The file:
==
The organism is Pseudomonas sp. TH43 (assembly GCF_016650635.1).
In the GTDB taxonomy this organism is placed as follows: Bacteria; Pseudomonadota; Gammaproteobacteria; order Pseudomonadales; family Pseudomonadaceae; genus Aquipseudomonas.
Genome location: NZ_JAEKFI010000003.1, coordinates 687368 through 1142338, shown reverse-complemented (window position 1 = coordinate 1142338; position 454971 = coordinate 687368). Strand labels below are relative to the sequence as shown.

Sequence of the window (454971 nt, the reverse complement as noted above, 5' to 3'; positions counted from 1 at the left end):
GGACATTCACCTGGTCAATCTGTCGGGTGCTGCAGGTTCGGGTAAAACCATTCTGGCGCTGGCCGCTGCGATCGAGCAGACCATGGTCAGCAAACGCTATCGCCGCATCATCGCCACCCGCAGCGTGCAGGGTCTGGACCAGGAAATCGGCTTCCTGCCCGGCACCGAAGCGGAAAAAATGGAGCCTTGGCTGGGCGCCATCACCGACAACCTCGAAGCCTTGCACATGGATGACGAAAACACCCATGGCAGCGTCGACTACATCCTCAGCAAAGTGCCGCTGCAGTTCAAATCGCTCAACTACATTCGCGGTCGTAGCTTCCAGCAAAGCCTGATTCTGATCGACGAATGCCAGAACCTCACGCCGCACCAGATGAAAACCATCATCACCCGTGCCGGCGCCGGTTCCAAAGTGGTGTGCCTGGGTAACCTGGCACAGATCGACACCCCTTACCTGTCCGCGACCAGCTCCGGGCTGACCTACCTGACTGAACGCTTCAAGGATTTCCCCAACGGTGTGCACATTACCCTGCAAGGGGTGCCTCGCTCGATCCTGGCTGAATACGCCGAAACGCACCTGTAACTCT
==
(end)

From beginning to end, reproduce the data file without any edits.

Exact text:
The organism is Pseudomonas sp. TH43 (assembly GCF_016650635.1).
In the GTDB taxonomy this organism is placed as follows: Bacteria; Pseudomonadota; Gammaproteobacteria; order Pseudomonadales; family Pseudomonadaceae; genus Aquipseudomonas.
Genome location: NZ_JAEKFI010000003.1, coordinates 687368 through 1142338, shown reverse-complemented (window position 1 = coordinate 1142338; position 454971 = coordinate 687368). Strand labels below are relative to the sequence as shown.

Sequence of the window (454971 nt, the reverse complement as noted above, 5' to 3'; positions counted from 1 at the left end):
GGACATTCACCTGGTCAATCTGTCGGGTGCTGCAGGTTCGGGTAAAACCATTCTGGCGCTGGCCGCTGCGATCGAGCAGACCATGGTCAGCAAACGCTATCGCCGCATCATCGCCACCCGCAGCGTGCAGGGTCTGGACCAGGAAATCGGCTTCCTGCCCGGCACCGAAGCGGAAAAAATGGAGCCTTGGCTGGGCGCCATCACCGACAACCTCGAAGCCTTGCACATGGATGACGAAAACACCCATGGCAGCGTCGACTACATCCTCAGCAAAGTGCCGCTGCAGTTCAAATCGCTCAACTACATTCGCGGTCGTAGCTTCCAGCAAAGCCTGATTCTGATCGACGAATGCCAGAACCTCACGCCGCACCAGATGAAAACCATCATCACCCGTGCCGGCGCCGGTTCCAAAGTGGTGTGCCTGGGTAACCTGGCACAGATCGACACCCCTTACCTGTCCGCGACCAGCTCCGGGCTGACCTACCTGACTGAACGCTTCAAGGATTTCCCCAACGGTGTGCACATTACCCTGCAAGGGGTGCCTCGCTCGATCCTGGCTGAATACGCCGAAACGCACCTGTAACTCT